Eliminating Excessive Tariffs on Exports of Least Developed Countries

52 Pages Posted: 20 Apr 2016

See all articles by Bernard Hoekman

Bernard Hoekman

Robert Schuman Centre for Advanced Studies; European University Institute - Robert Schuman Centre for Advanced Studies (RSCAS); Centre for Economic Policy Research (CEPR)

Marcelo Olarreaga

University of Geneva; Centre for Economic Policy Research (CEPR)

Francis Ng

World Bank - Development Research Group (DECRG)

Multiple version iconThere are 2 versions of this paper

Date Written: May 2001

Abstract

Average most-favored-nation tariffs in the Quad (Canada, the European Union, Japan, and the United States) have fallen to about 5 percent. But tariffs more than three times the average most-favored-nation duty are not uncommon in the Quad and have a disproportionate effect on exports of least developed countries. Giving the poorest countries duty-free access for peak-tariff products would increase their total annual exports by roughly $2.5 billion.

Most goods imported from developing countries enter Quad markets duty-free, and average tariffs in Quad markets are very low. But tariffs for some commodities are over 100 percent. Such tariff peaks are often concentrated in products developing countries want to export: agricultural and food products - especially such staples as sugar, cereals, and fish; fruits and vegetables; food products with a high sugar content; and tobacco and alcoholic beverages - and products from such labor-intensive sectors as apparel and footwear.

Giving least developed countries full duty- and quota-free access in the Quad for peak-tariff products would increase their total annual exports by 11 percent - or roughly $2.5 billion. Exports to Quad countries of peak-tariff products would expand by 30-60 percent. Considering that peak-tariff items account for only a small share of developing countries' exports, granting least developed countries duty-free access would have only a negligible impact on other developing countries. For the same reason, Quad imports increase only marginally, suggesting that this factor should not constrain implementation of duty-free access for the poorest countries.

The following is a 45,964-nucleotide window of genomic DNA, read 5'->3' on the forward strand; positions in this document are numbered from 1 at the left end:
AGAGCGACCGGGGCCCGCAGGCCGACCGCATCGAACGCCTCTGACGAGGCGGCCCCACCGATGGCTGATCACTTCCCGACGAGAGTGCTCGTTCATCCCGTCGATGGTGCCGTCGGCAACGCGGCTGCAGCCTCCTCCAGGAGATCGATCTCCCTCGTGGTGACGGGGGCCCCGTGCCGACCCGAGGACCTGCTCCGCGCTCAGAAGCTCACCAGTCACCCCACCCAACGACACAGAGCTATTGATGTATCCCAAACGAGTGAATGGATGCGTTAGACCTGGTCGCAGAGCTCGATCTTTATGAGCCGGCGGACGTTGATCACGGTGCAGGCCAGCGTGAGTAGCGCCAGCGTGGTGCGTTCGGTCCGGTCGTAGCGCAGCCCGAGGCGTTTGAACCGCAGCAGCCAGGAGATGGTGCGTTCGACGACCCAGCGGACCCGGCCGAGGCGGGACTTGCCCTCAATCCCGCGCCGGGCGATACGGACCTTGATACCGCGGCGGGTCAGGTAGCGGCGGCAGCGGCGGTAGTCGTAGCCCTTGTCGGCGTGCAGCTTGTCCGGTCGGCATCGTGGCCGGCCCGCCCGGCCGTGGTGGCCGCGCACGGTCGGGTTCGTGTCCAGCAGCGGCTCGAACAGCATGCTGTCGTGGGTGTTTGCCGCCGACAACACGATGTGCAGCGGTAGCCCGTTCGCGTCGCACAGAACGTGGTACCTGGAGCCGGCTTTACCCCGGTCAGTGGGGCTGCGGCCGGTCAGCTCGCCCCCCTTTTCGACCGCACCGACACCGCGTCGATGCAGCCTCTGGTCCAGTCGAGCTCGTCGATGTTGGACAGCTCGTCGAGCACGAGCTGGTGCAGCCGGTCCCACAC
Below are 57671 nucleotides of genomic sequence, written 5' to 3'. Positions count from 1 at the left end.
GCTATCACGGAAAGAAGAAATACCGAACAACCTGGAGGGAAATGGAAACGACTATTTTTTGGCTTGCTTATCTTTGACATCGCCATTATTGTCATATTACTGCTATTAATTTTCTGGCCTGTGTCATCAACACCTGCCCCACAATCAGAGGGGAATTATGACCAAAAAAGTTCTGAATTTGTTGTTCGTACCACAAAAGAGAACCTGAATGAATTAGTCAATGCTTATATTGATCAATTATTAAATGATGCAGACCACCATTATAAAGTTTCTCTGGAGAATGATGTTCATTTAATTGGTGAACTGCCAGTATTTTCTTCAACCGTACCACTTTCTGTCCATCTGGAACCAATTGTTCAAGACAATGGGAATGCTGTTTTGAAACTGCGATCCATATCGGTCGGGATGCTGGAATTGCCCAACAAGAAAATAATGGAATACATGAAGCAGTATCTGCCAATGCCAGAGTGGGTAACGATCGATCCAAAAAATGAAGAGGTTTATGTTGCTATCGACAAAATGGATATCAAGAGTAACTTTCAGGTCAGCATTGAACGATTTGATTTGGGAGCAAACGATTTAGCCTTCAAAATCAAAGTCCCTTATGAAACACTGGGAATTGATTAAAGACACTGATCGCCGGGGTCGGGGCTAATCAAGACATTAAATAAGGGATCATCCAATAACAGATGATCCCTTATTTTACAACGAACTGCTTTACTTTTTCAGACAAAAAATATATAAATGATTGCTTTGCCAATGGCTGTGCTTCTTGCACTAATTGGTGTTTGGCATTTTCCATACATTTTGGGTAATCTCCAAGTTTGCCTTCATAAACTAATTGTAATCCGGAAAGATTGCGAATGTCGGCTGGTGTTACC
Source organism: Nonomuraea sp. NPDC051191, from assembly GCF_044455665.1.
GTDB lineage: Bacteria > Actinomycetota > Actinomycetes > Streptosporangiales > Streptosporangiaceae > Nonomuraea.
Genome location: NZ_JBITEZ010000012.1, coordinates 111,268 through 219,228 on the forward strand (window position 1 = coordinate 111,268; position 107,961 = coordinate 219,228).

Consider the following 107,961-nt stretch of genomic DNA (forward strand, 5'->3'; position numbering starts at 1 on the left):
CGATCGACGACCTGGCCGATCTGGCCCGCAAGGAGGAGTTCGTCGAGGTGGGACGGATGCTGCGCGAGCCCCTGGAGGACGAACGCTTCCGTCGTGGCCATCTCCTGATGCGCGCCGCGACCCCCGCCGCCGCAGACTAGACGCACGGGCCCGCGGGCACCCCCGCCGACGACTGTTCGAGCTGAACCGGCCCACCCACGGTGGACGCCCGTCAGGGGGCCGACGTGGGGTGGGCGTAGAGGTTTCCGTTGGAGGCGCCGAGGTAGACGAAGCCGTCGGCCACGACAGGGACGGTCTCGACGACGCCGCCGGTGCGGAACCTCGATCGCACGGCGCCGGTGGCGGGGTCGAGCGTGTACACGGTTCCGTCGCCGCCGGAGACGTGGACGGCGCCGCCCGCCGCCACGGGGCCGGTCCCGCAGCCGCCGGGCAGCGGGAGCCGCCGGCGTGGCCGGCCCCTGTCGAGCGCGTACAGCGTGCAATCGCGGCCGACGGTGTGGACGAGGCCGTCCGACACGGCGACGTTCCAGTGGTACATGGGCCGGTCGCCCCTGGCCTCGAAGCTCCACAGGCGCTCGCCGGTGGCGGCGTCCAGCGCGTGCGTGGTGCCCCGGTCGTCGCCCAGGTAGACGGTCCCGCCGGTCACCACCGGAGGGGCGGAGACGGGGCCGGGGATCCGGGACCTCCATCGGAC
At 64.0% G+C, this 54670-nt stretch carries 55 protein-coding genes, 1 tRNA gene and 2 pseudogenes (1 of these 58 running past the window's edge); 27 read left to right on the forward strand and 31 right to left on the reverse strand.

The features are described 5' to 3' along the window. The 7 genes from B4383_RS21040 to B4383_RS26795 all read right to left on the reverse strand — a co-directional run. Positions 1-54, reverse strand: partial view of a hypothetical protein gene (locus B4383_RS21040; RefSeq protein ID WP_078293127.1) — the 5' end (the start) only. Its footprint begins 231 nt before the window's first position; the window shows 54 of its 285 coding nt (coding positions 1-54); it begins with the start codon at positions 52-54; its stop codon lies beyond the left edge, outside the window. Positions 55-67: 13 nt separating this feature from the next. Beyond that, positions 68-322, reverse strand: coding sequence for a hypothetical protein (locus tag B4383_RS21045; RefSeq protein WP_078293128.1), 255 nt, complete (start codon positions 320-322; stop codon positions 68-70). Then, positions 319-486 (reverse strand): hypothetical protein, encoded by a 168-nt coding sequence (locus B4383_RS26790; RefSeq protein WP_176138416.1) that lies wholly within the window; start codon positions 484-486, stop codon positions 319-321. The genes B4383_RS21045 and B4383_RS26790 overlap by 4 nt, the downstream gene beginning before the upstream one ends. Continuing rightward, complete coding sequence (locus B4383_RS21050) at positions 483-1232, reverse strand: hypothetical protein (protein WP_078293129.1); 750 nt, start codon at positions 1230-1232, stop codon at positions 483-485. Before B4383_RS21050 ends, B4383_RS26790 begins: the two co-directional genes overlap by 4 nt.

This paper - a product of Trade, Development Research Group - is part of a larger effort in the group to analyze impediments to developing country export growth.

Keywords: Market access, least developed countries, trade preferences

JEL Classification: F13, F14, O19

Suggested Citation

Hoekman, Bernard and Olarreaga, Marcelo and Ng, Francis, Eliminating Excessive Tariffs on Exports of Least Developed Countries (May 2001). World Bank Policy Research Working Paper No. 2604. Available at SSRN: https://ssrn.com/abstract=632673

Bernard Hoekman (Contact Author)

Robert Schuman Centre for Advanced Studies ( email )

Fiesole, Tuscany
Italy

European University Institute - Robert Schuman Centre for Advanced Studies (RSCAS) ( email )

Villa La Fonte, via delle Fontanelle 18
50016 San Domenico di Fiesole
Florence, Florence 50014
Italy

Centre for Economic Policy Research (CEPR)

London
United Kingdom

Marcelo Olarreaga

University of Geneva ( email )

40 Boulevard du Pont-d'Arve
Genève, CH - 1205
Switzerland

Centre for Economic Policy Research (CEPR) ( email )

London
United Kingdom

Francis Ng

World Bank - Development Research Group (DECRG) ( email )

1818 H. Street, N.W.
MSN3-311
Washington, DC 20433
United States
202-473-8088 (Phone)
202-522-1159 (Fax)

HOME PAGE: http://econ.worldbank.org/staff/fng

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